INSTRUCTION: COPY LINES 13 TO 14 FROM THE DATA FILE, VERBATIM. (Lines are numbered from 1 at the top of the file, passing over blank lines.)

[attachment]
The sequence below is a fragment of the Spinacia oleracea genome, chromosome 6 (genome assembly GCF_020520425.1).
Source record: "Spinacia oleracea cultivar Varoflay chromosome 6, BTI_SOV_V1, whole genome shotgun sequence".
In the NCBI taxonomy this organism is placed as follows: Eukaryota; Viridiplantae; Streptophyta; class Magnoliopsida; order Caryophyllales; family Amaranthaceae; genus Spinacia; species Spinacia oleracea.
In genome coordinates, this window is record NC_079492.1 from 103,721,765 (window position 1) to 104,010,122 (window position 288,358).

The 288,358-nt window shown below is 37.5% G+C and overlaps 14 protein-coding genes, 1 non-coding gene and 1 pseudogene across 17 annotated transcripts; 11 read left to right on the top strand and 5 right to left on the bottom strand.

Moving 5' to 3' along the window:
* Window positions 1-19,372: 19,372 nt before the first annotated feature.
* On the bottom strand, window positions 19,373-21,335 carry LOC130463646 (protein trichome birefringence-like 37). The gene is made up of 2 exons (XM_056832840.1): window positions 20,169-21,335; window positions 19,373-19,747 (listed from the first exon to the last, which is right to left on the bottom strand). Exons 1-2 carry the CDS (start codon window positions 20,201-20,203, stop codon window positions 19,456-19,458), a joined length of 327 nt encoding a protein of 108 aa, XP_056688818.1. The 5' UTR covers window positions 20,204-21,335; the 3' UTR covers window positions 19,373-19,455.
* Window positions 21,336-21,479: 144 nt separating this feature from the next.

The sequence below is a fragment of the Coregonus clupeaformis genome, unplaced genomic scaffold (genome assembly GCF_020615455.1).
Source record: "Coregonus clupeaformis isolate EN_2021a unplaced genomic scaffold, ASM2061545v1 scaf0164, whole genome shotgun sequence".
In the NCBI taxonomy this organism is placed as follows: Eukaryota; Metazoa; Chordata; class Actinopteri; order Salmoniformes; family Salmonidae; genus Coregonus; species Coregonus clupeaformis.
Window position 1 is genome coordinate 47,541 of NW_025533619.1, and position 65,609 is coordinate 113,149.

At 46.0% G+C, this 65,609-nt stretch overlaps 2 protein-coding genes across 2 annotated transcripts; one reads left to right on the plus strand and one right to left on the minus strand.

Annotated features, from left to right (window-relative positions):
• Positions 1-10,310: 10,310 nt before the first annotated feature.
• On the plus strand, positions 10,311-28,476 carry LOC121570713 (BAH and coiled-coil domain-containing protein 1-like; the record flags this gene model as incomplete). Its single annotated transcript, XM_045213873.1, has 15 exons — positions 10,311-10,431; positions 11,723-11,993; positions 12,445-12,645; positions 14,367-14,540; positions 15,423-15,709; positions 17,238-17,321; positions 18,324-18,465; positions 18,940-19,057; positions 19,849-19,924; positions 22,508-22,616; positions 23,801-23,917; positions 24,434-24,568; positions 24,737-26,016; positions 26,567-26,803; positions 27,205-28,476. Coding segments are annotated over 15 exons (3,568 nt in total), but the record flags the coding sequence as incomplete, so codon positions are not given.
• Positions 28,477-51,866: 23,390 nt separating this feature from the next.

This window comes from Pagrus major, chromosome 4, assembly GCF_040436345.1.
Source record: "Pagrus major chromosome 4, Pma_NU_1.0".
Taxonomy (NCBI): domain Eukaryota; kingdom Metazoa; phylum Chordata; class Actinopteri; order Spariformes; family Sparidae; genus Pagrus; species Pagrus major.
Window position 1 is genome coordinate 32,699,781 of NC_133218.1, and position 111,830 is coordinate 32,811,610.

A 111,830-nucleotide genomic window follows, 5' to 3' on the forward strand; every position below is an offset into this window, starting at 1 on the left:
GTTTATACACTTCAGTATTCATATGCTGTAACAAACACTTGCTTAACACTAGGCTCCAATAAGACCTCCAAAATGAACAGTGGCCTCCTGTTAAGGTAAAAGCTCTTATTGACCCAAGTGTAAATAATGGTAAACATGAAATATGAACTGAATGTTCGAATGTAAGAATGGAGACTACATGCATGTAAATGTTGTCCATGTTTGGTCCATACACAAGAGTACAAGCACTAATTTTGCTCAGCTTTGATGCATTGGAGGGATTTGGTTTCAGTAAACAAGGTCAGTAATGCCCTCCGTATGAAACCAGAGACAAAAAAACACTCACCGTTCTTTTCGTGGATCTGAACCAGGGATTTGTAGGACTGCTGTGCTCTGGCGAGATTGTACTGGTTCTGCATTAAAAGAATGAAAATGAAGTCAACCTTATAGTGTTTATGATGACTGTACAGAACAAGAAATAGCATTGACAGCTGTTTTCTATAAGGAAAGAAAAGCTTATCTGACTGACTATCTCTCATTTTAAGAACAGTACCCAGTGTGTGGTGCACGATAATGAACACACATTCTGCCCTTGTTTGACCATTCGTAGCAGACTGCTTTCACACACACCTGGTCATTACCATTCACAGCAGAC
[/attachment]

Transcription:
Window position 1 is genome coordinate 47,541 of NW_025533619.1, and position 65,609 is coordinate 113,149.

At 46.0% G+C, this 65,609-nt stretch overlaps 2 protein-coding genes across 2 annotated transcripts; one reads left to right on the plus strand and one right to left on the minus strand.